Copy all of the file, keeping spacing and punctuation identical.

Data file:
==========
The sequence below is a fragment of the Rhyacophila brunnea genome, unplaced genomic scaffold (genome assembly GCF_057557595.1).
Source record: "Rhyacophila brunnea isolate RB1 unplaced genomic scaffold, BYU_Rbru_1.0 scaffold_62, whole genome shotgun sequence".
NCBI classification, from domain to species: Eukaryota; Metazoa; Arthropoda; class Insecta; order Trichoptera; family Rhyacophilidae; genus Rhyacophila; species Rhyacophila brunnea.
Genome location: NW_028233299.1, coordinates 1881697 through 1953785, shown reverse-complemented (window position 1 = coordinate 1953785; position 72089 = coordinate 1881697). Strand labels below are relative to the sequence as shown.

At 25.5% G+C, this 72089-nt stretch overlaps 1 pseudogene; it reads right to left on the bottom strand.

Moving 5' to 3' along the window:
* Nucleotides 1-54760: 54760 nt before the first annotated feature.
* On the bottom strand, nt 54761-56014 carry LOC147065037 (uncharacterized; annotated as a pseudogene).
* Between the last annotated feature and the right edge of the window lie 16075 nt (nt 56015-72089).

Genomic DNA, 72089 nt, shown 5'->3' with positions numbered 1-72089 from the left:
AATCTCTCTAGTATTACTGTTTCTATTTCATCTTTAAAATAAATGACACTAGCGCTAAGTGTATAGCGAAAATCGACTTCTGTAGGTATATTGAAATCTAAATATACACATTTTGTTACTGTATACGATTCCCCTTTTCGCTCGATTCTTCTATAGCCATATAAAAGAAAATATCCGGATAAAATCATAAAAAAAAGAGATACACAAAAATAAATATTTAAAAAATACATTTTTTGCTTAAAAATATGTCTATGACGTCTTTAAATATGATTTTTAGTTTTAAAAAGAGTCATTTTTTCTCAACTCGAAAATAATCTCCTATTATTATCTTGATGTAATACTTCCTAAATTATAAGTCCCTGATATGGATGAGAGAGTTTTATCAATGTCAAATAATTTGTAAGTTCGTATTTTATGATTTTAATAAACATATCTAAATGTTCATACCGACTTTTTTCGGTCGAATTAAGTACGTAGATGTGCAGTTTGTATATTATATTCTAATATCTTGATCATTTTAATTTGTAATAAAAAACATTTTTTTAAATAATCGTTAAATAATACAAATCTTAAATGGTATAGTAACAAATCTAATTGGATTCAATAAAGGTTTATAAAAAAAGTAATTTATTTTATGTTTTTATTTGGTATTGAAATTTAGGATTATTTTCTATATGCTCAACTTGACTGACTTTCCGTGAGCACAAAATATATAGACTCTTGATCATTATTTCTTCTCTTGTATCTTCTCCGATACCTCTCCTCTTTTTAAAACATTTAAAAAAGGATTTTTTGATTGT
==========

The sequence below is a fragment of the Rhyacophila brunnea genome, unplaced genomic scaffold (genome assembly GCF_057557595.1).
Source record: "Rhyacophila brunnea isolate RB1 unplaced genomic scaffold, BYU_Rbru_1.0 scaffold_62, whole genome shotgun sequence".
NCBI classification, from domain to species: Eukaryota; Metazoa; Arthropoda; class Insecta; order Trichoptera; family Rhyacophilidae; genus Rhyacophila; species Rhyacophila brunnea.
Genome location: NW_028233299.1, coordinates 1881697 through 1953785, shown reverse-complemented (window position 1 = coordinate 1953785; position 72089 = coordinate 1881697). Strand labels below are relative to the sequence as shown.

At 25.5% G+C, this 72089-nt stretch overlaps 1 pseudogene; it reads right to left on the bottom strand.

Moving 5' to 3' along the window:
* Nucleotides 1-54760: 54760 nt before the first annotated feature.
* On the bottom strand, nt 54761-56014 carry LOC147065037 (uncharacterized; annotated as a pseudogene).
* Between the last annotated feature and the right edge of the window lie 16075 nt (nt 56015-72089).

Genomic DNA, 72089 nt, shown 5'->3' with positions numbered 1-72089 from the left:
AATCTCTCTAGTATTACTGTTTCTATTTCATCTTTAAAATAAATGACACTAGCGCTAAGTGTATAGCGAAAATCGACTTCTGTAGGTATATTGAAATCTAAATATACACATTTTGTTACTGTATACGATTCCCCTTTTCGCTCGATTCTTCTATAGCCATATAAAAGAAAATATCCGGATAAAATCATAAAAAAAAGAGATACACAAAAATAAATATTTAAAAAATACATTTTTTGCTTAAAAATATGTCTATGACGTCTTTAAATATGATTTTTAGTTTTAAAAAGAGTCATTTTTTCTCAACTCGAAAATAATCTCCTATTATTATCTTGATGTAATACTTCCTAAATTATAAGTCCCTGATATGGATGAGAGAGTTTTATCAATGTCAAATAATTTGTAAGTTCGTATTTTATGATTTTAATAAACATATCTAAATGTTCATACCGACTTTTTTCGGTCGAATTAAGTACGTAGATGTGCAGTTTGTATATTATATTCTAATATCTTGATCATTTTAATTTGTAATAAAAAACATTTTTTTAAATAATCGTTAAATAATACAAATCTTAAATGGTATAGTAACAAATCTAATTGGATTCAATAAAGGTTTATAAAAAAAGTAATTTATTTTATGTTTTTATTTGGTATTGAAATTTAGGATTATTTTCTATATGCTCAACTTGACTGACTTTCCGTGAGCACAAAATATATAGACTCTTGATCATTATTTCTTCTCTTGTATCTTCTCCGATACCTCTCCTCTTTTTAAAACATTTAAAAAAGGATTTTTTGATTGT